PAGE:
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What companies drew ASIC’s attention in 2023? Part 1

5 minute read

The corporate, markets and financial services regulator had yet another busy year.

Throughout the past year, some of Australia’s biggest firms have caught the attention of the Australian Securities and Investments Commission (ASIC) for a variety of reasons. Here are some of the most prominent moves the regulator took in the first half of 2023.


In late February, ASIC commenced civil penalty proceedings in the Federal Court against Mercer Superannuation (Australia) for allegedly making misleading statements about the sustainable nature and characteristics of some of its super investment options.


“This is the first time ASIC has taken an Australian entity to court regarding alleged greenwashing conduct, and it reflects our continuing efforts to ensure sustainability-related claims made by financial institutions are accurate,” ASIC deputy chair Sarah Court said.

Mercer is expected to pay a penalty of $11.3 million in this greenwashing case.

Meanwhile, in November, the court ordered Mercer Financial Advice (Australia) to pay a $12 million penalty after being found to have failed in its fee disclosure obligations and charging fees to customers it was not entitled to charge.


In March, ANZ was penalised $10 million by the Federal Court in relation to its Home Loan Introducer Program, which involved home loan referrals to ANZ from third-party “introducers” from various professions, including cleaners and real estate agents.

The court found that between March 2017 and March 2018, ANZ contravened consumer credit protection laws by accepting information and documents in support of 50 home loan applications from unlicensed third parties who were not licensed to engage in credit activity.

Additionally, in September, ANZ was ordered to pay a $15 million penalty after it admitted to misleading customers as to the funds available to them in certain credit card accounts.

The court found that ANZ breached the ASIC Act and the National Consumer Credit Protection Act by falsely indicating that customers could obtain a cash advance from funds shown to be their “Available Funds” without incurring fees and interest.

Finally, in December, ANZ was ordered to pay a $900,000 penalty for breaching its continuous disclosure obligation during a $2.5 billion institutional share placement in 2015.

Future Super

ASIC issued super fund promoter Future Super with an infringement notice in May this year as part of the regulator’s ongoing action against alleged greenwashing.

The regulator said it was concerned that a Facebook post published by Future Super in 2019 may have been false or misleading by overstating the fund’s positive environmental impact.

“The post on the Future Super Fund Facebook page overstated the positive environmental impact of the fund and we were concerned it may be misleading to investors and potential investors,” Ms Court said.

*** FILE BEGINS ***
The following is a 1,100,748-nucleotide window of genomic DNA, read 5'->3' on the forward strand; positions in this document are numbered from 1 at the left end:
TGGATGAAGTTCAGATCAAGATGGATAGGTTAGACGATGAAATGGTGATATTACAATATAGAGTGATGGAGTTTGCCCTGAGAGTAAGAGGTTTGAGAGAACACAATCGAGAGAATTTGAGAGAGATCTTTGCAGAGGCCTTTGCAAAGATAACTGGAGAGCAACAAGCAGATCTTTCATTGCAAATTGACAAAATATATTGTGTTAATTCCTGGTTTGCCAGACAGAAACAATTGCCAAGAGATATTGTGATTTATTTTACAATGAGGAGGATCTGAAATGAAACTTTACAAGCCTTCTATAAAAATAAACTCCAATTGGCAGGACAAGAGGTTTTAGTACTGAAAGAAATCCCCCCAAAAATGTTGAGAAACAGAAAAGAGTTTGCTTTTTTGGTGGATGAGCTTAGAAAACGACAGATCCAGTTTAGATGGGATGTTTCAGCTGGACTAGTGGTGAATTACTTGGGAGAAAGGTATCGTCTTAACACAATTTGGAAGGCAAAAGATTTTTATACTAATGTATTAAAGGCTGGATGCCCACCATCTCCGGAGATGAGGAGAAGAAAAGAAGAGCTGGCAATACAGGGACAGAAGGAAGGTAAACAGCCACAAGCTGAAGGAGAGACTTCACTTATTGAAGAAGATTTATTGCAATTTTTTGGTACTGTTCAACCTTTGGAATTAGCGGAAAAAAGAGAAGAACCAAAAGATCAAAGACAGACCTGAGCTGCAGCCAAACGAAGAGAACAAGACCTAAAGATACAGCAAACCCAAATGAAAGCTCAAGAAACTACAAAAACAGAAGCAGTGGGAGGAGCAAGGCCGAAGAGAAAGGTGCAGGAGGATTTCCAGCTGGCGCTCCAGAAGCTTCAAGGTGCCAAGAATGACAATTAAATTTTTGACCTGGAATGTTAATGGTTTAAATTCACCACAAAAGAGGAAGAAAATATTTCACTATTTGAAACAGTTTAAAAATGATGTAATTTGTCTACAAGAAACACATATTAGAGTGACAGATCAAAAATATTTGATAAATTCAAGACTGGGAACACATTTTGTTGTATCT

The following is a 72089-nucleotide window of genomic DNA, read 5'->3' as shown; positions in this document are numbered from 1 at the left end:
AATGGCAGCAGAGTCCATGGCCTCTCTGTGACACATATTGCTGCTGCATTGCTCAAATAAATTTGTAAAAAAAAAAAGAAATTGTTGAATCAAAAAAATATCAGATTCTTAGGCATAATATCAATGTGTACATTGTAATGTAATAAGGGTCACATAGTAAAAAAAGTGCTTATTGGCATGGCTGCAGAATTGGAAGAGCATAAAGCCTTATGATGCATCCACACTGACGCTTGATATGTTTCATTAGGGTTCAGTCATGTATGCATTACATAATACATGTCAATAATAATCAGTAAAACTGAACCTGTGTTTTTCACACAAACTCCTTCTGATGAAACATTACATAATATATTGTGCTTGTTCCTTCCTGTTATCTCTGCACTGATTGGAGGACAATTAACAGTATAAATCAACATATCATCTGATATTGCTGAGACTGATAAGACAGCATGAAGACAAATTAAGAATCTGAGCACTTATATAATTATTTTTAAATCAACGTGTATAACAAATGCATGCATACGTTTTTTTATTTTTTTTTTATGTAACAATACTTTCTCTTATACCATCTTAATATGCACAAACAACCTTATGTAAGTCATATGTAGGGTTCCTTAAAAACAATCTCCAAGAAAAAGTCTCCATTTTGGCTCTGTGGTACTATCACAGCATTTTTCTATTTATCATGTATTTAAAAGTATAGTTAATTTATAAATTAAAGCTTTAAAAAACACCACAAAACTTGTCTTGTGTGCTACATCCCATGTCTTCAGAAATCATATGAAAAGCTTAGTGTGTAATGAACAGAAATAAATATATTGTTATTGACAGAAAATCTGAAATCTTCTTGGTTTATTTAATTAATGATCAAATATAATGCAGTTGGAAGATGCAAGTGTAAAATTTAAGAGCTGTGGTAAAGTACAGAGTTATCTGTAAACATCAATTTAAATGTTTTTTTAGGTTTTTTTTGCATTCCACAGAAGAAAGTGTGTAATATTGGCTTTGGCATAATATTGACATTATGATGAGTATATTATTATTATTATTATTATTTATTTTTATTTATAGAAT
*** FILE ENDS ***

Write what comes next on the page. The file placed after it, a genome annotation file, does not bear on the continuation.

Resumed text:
“This action should send a message to the financial services industry that ASIC is continuing to focus on greenwashing broadly, in statements to the market, disclosure documents, marketing material and on social media.”


Also in May, the Federal Court concluded proceedings brought against AMP by ASIC in relation to contraventions concerning the deduction and retention of life insurance premiums and advice service fees from the super accounts of deceased customers.

The court ordered that AMP Life and AMP Financial Planning be issued a total monetary penalty of $24 million.

“The AMP companies had been notified that these customers had died, and despite this, continued to charge premiums and fees on their super accounts,” Ms Court noted.

“Customers, and their beneficiaries, expect financial services providers to have the proper systems in place to ensure, once notified, deceased customers are no longer charged. These systems were inadequate, and customers were let down.”

MLC Life

In another judgment handed down in May, the Federal Court ordered MLC to pay a $10 million penalty for failing to pay promised benefits resulting from a lack of appropriate systems to administer its insurance policies

The court also made declarations that MLC Life contravened the ASIC Act, the Corporations Act, and the Insurance Contracts Act over a number of failures.

“Customers should be able to trust that their insurer will pay the benefits promised to them and keep them properly informed if there are changes to their policies,” Ms Court said.

“The failings recognised by the court are the result of poor governance, poor controls and poor systems, such as legacy IT systems. MLC customers deserve to have their insurance policies administered properly.”

What companies drew ASIC’s attention in 2023? Part 1

The corporate, markets and financial services regulator had yet another busy year.

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Jon Bragg

Jon Bragg

Jon Bragg is a journalist for Momentum Media's Investor Daily, nestegg and ifa. He enjoys writing about a wide variety of financial topics and issues and exploring the many implications they have on all aspects of life.

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